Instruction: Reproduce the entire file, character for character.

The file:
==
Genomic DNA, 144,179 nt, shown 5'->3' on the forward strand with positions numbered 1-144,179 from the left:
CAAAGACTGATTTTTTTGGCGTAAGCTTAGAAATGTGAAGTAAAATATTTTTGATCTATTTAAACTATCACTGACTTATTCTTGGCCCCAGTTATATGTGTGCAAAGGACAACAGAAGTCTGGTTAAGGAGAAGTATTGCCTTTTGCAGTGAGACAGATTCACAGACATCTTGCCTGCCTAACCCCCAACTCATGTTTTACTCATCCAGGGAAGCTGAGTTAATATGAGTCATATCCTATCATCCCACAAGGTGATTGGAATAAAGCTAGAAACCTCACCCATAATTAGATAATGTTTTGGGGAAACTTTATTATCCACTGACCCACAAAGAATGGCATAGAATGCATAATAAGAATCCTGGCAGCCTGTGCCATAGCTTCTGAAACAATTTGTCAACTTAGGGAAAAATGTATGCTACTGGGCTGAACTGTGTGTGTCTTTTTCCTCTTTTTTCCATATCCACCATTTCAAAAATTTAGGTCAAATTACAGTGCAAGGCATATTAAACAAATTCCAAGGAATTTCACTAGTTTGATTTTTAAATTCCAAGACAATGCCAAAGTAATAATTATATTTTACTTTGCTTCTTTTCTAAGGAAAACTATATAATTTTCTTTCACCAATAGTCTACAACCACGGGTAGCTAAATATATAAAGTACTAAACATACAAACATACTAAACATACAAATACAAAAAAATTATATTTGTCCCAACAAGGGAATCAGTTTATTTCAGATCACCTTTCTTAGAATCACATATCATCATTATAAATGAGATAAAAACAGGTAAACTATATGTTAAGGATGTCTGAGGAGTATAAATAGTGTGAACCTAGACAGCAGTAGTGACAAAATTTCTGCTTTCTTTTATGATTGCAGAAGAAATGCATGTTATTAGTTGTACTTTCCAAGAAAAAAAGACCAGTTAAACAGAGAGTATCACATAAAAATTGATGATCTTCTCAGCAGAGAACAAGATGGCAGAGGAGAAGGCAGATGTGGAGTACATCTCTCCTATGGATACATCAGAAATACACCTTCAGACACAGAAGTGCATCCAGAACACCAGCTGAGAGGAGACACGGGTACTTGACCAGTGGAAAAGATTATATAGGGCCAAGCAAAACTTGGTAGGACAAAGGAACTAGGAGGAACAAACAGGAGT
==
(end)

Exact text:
Genomic DNA, 144,179 nt, shown 5'->3' on the forward strand with positions numbered 1-144,179 from the left:
CAAAGACTGATTTTTTTGGCGTAAGCTTAGAAATGTGAAGTAAAATATTTTTGATCTATTTAAACTATCACTGACTTATTCTTGGCCCCAGTTATATGTGTGCAAAGGACAACAGAAGTCTGGTTAAGGAGAAGTATTGCCTTTTGCAGTGAGACAGATTCACAGACATCTTGCCTGCCTAACCCCCAACTCATGTTTTACTCATCCAGGGAAGCTGAGTTAATATGAGTCATATCCTATCATCCCACAAGGTGATTGGAATAAAGCTAGAAACCTCACCCATAATTAGATAATGTTTTGGGGAAACTTTATTATCCACTGACCCACAAAGAATGGCATAGAATGCATAATAAGAATCCTGGCAGCCTGTGCCATAGCTTCTGAAACAATTTGTCAACTTAGGGAAAAATGTATGCTACTGGGCTGAACTGTGTGTGTCTTTTTCCTCTTTTTTCCATATCCACCATTTCAAAAATTTAGGTCAAATTACAGTGCAAGGCATATTAAACAAATTCCAAGGAATTTCACTAGTTTGATTTTTAAATTCCAAGACAATGCCAAAGTAATAATTATATTTTACTTTGCTTCTTTTCTAAGGAAAACTATATAATTTTCTTTCACCAATAGTCTACAACCACGGGTAGCTAAATATATAAAGTACTAAACATACAAACATACTAAACATACAAATACAAAAAAATTATATTTGTCCCAACAAGGGAATCAGTTTATTTCAGATCACCTTTCTTAGAATCACATATCATCATTATAAATGAGATAAAAACAGGTAAACTATATGTTAAGGATGTCTGAGGAGTATAAATAGTGTGAACCTAGACAGCAGTAGTGACAAAATTTCTGCTTTCTTTTATGATTGCAGAAGAAATGCATGTTATTAGTTGTACTTTCCAAGAAAAAAAGACCAGTTAAACAGAGAGTATCACATAAAAATTGATGATCTTCTCAGCAGAGAACAAGATGGCAGAGGAGAAGGCAGATGTGGAGTACATCTCTCCTATGGATACATCAGAAATACACCTTCAGACACAGAAGTGCATCCAGAACACCAGCTGAGAGGAGACACGGGTACTTGACCAGTGGAAAAGATTATATAGGGCCAAGCAAAACTTGGTAGGACAAAGGAACTAGGAGGAACAAACAGGAGT